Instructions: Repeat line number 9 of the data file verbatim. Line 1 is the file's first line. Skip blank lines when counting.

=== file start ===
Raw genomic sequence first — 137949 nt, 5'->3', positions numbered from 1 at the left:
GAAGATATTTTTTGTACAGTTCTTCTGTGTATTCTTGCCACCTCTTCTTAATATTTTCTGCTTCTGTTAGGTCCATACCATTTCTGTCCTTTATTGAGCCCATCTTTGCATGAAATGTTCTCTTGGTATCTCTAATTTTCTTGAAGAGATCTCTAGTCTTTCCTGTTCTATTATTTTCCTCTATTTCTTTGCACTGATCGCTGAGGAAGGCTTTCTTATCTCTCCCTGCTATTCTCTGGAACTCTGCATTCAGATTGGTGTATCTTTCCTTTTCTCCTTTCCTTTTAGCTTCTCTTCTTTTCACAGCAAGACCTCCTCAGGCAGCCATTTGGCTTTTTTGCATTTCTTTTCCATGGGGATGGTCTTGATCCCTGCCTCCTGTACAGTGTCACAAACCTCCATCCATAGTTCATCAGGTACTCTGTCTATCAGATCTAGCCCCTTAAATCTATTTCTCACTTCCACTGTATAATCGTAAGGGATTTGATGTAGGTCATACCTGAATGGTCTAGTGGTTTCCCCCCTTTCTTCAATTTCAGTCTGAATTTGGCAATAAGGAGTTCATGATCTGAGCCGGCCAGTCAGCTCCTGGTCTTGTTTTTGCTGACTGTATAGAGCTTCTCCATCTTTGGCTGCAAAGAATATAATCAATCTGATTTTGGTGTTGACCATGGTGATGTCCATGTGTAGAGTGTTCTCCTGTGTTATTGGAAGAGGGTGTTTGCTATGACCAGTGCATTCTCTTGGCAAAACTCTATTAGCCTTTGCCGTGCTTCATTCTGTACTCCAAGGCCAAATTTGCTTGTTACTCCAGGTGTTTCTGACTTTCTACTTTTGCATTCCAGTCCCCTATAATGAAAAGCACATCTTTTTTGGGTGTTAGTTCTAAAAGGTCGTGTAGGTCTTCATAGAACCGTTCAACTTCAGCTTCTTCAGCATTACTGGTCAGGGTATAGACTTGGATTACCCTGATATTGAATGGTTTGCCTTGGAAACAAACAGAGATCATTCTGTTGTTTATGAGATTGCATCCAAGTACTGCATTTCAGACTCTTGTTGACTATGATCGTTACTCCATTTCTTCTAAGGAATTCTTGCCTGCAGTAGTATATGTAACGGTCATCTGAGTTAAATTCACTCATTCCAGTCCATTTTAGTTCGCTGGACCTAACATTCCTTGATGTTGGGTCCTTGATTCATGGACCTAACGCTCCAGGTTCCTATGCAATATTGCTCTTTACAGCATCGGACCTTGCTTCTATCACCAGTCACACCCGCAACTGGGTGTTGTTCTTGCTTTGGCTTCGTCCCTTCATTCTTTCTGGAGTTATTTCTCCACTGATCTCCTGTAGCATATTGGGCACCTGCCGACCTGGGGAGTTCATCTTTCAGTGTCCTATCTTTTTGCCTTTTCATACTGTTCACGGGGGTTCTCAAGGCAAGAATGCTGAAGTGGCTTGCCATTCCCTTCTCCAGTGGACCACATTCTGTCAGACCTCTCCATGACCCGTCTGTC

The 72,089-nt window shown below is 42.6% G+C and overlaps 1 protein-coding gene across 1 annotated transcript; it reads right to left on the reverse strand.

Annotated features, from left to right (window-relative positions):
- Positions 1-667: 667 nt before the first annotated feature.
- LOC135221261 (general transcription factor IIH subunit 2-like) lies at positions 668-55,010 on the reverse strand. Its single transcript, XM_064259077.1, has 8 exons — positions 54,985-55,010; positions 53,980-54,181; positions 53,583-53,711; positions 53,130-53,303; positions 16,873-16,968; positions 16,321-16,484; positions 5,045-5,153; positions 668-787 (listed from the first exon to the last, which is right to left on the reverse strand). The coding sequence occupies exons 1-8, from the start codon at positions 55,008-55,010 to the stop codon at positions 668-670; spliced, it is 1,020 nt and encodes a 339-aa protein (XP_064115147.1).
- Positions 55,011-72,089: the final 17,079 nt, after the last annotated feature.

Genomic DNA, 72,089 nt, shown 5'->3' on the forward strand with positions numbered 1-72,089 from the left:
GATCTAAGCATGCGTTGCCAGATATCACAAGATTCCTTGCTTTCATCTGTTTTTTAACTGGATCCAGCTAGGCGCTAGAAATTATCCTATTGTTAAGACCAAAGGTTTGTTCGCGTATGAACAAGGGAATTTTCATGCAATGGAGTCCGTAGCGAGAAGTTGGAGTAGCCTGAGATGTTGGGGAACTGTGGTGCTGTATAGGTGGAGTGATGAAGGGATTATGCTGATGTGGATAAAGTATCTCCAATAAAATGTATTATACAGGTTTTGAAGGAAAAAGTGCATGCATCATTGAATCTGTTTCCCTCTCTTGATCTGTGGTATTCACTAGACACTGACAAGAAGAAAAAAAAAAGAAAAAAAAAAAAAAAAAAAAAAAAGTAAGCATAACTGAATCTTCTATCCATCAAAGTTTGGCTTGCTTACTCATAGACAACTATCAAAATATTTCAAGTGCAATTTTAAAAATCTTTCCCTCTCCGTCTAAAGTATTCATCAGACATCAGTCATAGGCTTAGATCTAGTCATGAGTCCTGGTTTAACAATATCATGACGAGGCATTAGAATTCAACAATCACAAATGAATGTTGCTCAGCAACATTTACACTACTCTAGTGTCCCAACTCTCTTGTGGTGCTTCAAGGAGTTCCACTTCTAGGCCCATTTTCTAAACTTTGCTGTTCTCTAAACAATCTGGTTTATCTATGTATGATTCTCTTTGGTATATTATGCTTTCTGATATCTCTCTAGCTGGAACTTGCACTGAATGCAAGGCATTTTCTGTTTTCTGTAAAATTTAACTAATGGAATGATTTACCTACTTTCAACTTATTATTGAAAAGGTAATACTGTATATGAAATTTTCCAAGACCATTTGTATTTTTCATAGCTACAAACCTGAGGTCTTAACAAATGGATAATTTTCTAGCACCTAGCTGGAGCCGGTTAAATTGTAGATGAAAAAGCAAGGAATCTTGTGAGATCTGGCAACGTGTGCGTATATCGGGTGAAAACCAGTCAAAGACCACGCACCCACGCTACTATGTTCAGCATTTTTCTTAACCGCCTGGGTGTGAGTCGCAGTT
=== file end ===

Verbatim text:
GATCTAAGCATGCGTTGCCAGATATCACAAGATTCCTTGCTTTCATCTGTTTTTTAACTGGATCCAGCTAGGCGCTAGAAATTATCCTATTGTTAAGACCAAAGGTTTGTTCGCGTATGAACAAGGGAATTTTCATGCAATGGAGTCCGTAGCGAGAAGTTGGAGTAGCCTGAGATGTTGGGGAACTGTGGTGCTGTATAGGTGGAGTGATGAAGGGATTATGCTGATGTGGATAAAGTATCTCCAATAAAATGTATTATACAGGTTTTGAAGGAAAAAGTGCATGCATCATTGAATCTGTTTCCCTCTCTTGATCTGTGGTATTCACTAGACACTGACAAGAAGAAAAAAAAAAGAAAAAAAAAAAAAAAAAAAAAAAAGTAAGCATAACTGAATCTTCTATCCATCAAAGTTTGGCTTGCTTACTCATAGACAACTATCAAAATATTTCAAGTGCAATTTTAAAAATCTTTCCCTCTCCGTCTAAAGTATTCATCAGACATCAGTCATAGGCTTAGATCTAGTCATGAGTCCTGGTTTAACAATATCATGACGAGGCATTAGAATTCAACAATCACAAATGAATGTTGCTCAGCAACATTTACACTACTCTAGTGTCCCAACTCTCTTGTGGTGCTTCAAGGAGTTCCACTTCTAGGCCCATTTTCTAAACTTTGCTGTTCTCTAAACAATCTGGTTTATCTATGTATGATTCTCTTTGGTATATTATGCTTTCTGATATCTCTCTAGCTGGAACTTGCACTGAATGCAAGGCATTTTCTGTTTTCTGTAAAATTTAACTAATGGAATGATTTACCTACTTTCAACTTATTATTGAAAAGGTAATACTGTATATGAAATTTTCCAAGACCATTTGTATTTTTCATAGCTACAAACCTGAGGTCTTAACAAATGGATAATTTTCTAGCACCTAGCTGGAGCCGGTTAAATTGTAGATGAAAAAGCAAGGAATCTTGTGAGATCTGGCAACGTGTGCGTATATCGGGTGAAAACCAGTCAAAGACCACGCACCCACGCTACTATGTTCAGCATTTTTCTTAACCGCCTGGGTGTGAGTCGCAGTT